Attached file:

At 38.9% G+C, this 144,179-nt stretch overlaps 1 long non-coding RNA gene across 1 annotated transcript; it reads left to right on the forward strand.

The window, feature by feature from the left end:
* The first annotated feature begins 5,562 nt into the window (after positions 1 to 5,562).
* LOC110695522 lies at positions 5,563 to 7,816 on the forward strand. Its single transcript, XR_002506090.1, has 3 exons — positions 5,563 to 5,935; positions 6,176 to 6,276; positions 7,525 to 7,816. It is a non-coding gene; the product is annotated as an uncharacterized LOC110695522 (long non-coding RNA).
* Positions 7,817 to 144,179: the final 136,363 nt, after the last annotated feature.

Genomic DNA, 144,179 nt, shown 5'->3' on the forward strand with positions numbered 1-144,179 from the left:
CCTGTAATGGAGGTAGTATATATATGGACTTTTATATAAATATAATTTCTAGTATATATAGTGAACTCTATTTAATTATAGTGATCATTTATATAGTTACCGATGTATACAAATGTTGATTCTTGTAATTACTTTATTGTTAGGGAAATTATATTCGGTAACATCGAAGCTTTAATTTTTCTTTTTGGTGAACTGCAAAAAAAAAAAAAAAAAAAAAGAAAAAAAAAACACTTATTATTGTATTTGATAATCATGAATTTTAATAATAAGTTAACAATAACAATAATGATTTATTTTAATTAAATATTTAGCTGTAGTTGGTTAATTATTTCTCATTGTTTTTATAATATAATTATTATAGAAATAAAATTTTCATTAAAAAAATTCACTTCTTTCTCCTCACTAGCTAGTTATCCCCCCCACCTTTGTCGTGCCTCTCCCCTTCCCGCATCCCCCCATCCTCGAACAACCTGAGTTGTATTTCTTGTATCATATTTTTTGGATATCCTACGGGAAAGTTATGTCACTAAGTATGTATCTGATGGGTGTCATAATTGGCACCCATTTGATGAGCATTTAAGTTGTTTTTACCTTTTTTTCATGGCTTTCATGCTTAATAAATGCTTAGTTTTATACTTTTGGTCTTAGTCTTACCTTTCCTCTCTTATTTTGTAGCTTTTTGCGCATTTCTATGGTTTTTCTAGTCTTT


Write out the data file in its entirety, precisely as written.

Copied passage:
At 38.9% G+C, this 144,179-nt stretch overlaps 1 long non-coding RNA gene across 1 annotated transcript; it reads left to right on the forward strand.

The window, feature by feature from the left end:
* The first annotated feature begins 5,562 nt into the window (after positions 1 to 5,562).
* LOC110695522 lies at positions 5,563 to 7,816 on the forward strand. Its single transcript, XR_002506090.1, has 3 exons — positions 5,563 to 5,935; positions 6,176 to 6,276; positions 7,525 to 7,816. It is a non-coding gene; the product is annotated as an uncharacterized LOC110695522 (long non-coding RNA).
* Positions 7,817 to 144,179: the final 136,363 nt, after the last annotated feature.

Genomic DNA, 144,179 nt, shown 5'->3' on the forward strand with positions numbered 1-144,179 from the left:
CCTGTAATGGAGGTAGTATATATATGGACTTTTATATAAATATAATTTCTAGTATATATAGTGAACTCTATTTAATTATAGTGATCATTTATATAGTTACCGATGTATACAAATGTTGATTCTTGTAATTACTTTATTGTTAGGGAAATTATATTCGGTAACATCGAAGCTTTAATTTTTCTTTTTGGTGAACTGCAAAAAAAAAAAAAAAAAAAAAGAAAAAAAAAACACTTATTATTGTATTTGATAATCATGAATTTTAATAATAAGTTAACAATAACAATAATGATTTATTTTAATTAAATATTTAGCTGTAGTTGGTTAATTATTTCTCATTGTTTTTATAATATAATTATTATAGAAATAAAATTTTCATTAAAAAAATTCACTTCTTTCTCCTCACTAGCTAGTTATCCCCCCCACCTTTGTCGTGCCTCTCCCCTTCCCGCATCCCCCCATCCTCGAACAACCTGAGTTGTATTTCTTGTATCATATTTTTTGGATATCCTACGGGAAAGTTATGTCACTAAGTATGTATCTGATGGGTGTCATAATTGGCACCCATTTGATGAGCATTTAAGTTGTTTTTACCTTTTTTTCATGGCTTTCATGCTTAATAAATGCTTAGTTTTATACTTTTGGTCTTAGTCTTACCTTTCCTCTCTTATTTTGTAGCTTTTTGCGCATTTCTATGGTTTTTCTAGTCTTT